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 An Ariana Media Publication 08/28/2016
 What's leading Afghan troops to turn on coalition forces?

By Atia Abawi

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The main reasons for those green on blue incidents are personal grievances

KABUL - A group of U.S. Marines in Helmand province was invited to dinner by a local police commander and his men late last week. A little after midnight, under the dark Afghan sky, the Marines left the police compound and were shot in the back as they walked away. Three were killed.

Last week, seven Americans lost their lives after Afghans they were working with turned their weapons on them.

The military is now designating these incidents in which Afghan troops turn on coalition counterparts as "insider attacks," (they were once called "green-on-blue" incidents) to account for the non-security personnel also involved in the assaults.

Insider attacks are now at the highest level they have been since the start of the war.

In 2007 and 2008 there were four such attacks and four deaths.

So far this year, there have already been 29 incidents in which Afghans turned their weapons on their coalition partners, killing 37. That’s compared with a total of 21 incidents, in which 35 were killed, in all of 2011.

The spike has startled many and brought calls to find the catalyst for the deadly problem.

Who or what is to blame?

One group that would seem like the obvious culprit is the Taliban. They have claimed to infiltrate the Afghan National Security Forces, consisting of both the military and police, to help kill NATO troops from the inside.

Last year, the group called on more Afghans in uniform to join their cause and turn their weapons on the “foreign invaders” because of their access and proximity.

NATO does not deny some of the attacks have been from Taliban insurgency infiltration – but they attribute the trend to more than that.

“There was infiltration; that is correct, we can acknowledge that,” said Brig. Gen. Gunter Katz, spokesman for the NATO-led International Security Assistance Force based in Kabul. However, he said most of the attacks could be blamed on more basic warfare issues.

“The main reasons for those green on blue incidents are personal grievances, stress situations and what we call battle fatigue,” Katz said.

He attributes about 10 percent of the insider attacks to Taliban infiltration, and blames the remaining 90 percent on individual motives.

However, U.S. Defense Secretary Leon Panetta acknowledged the Taliban are somewhat to blame for the attack earlier this week.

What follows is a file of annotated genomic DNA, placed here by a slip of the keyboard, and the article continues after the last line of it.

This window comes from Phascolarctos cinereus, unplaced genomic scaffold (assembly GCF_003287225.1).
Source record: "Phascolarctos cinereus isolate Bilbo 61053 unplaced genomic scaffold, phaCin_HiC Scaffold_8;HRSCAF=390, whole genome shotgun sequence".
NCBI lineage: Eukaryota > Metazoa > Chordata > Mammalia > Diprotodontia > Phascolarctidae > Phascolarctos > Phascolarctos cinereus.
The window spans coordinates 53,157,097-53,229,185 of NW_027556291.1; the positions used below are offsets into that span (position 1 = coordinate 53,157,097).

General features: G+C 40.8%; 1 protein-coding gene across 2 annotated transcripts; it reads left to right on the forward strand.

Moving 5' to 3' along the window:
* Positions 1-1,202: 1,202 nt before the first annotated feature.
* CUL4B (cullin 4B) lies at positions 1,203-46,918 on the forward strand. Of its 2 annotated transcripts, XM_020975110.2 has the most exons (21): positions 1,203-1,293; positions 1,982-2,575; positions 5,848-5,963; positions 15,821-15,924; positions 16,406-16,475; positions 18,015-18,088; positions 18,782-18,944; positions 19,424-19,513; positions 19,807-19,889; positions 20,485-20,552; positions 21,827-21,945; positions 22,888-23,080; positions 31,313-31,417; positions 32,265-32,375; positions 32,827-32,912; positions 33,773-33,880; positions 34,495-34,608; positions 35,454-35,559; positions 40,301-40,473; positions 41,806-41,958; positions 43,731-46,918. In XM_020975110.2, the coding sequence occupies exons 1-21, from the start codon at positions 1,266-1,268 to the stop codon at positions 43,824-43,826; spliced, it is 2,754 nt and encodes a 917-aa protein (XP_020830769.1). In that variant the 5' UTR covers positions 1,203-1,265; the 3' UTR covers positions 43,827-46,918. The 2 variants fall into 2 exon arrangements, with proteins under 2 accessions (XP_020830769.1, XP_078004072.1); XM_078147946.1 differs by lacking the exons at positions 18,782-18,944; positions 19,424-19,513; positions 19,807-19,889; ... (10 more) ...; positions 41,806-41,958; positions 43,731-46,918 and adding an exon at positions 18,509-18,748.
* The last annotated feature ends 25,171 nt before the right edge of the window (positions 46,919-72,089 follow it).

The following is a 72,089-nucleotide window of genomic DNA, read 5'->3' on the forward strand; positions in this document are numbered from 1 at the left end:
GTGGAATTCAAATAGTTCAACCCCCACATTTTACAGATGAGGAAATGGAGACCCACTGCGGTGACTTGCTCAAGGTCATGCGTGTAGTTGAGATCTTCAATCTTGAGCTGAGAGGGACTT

“The reality is, the Taliban has not been able to regain any territory lost, so they’re resorting to these kinds of attacks to create havoc,” Panetta told reporters in a Pentagon briefing Tuesday, according to Stars and Stripes.

Panetta later said there is “no one source” responsible for the attacks, and that there are several reasons why Afghan forces would turn on coalition troops.

Cultural divide

A former commander of the Afghan Border Police, Gen. Aminullah Amarkhil, blames the attacks on a disrespect of the Afghan culture by foreign forces.

“The main reason for these attacks is that the foreign troops have on many occasions humiliated the Afghan culture and religion,” Amarkhil said. “They’ve entered Afghan homes without permission, killed innocent civilians, they’ve bombarded wedding parties, they’ve entered our mosques with dogs, burned the Holy Quran. All of these are the factors that have contributed to the Afghan army or police being infiltrated by people who have been humiliated by the foreign troops.”

The Afghan general admitted it is not just the fault of NATO, adding that the insider attacks are also because of the weakness in the Afghan National Security Forces’ recruitment system.

“We don’t have a proper procedure for recruitment in our army or police. There are people in the Afghan army who have come from Pakistan and have made Afghan identity cards, " said Amarkhil, explaining that loyalties can be divided.

Training on Afghan culture

Amarkhil believes more should be done to show respect for the Afghan culture and religion by the foreign forces. And ISAF says they are doing just that.

“We continue to improve this process further and further in order to teach our guys [about] ‘what is Afghan culture.’ What can be done, what must not be done,” Katz said. “We are very serious about that.”

In the meantime, ISAF has implemented force protection measures to help prevent more insider attacks. Katz would not elaborate on what those measures are.

“We permanently assess the environment our soldiers are working in and assess if the current force protection measures are still in accordance to our assessment. And if not, we change them.”

But Katz says that these incidents, although tragic, are isolated.

“We had a very bad week last week,” he says. But he believes for the most part there is trust between the Afghan and international forces.

“The more we fight together, the more we trust each other.”

NBC’s Fazl Ahad contributed to this report.

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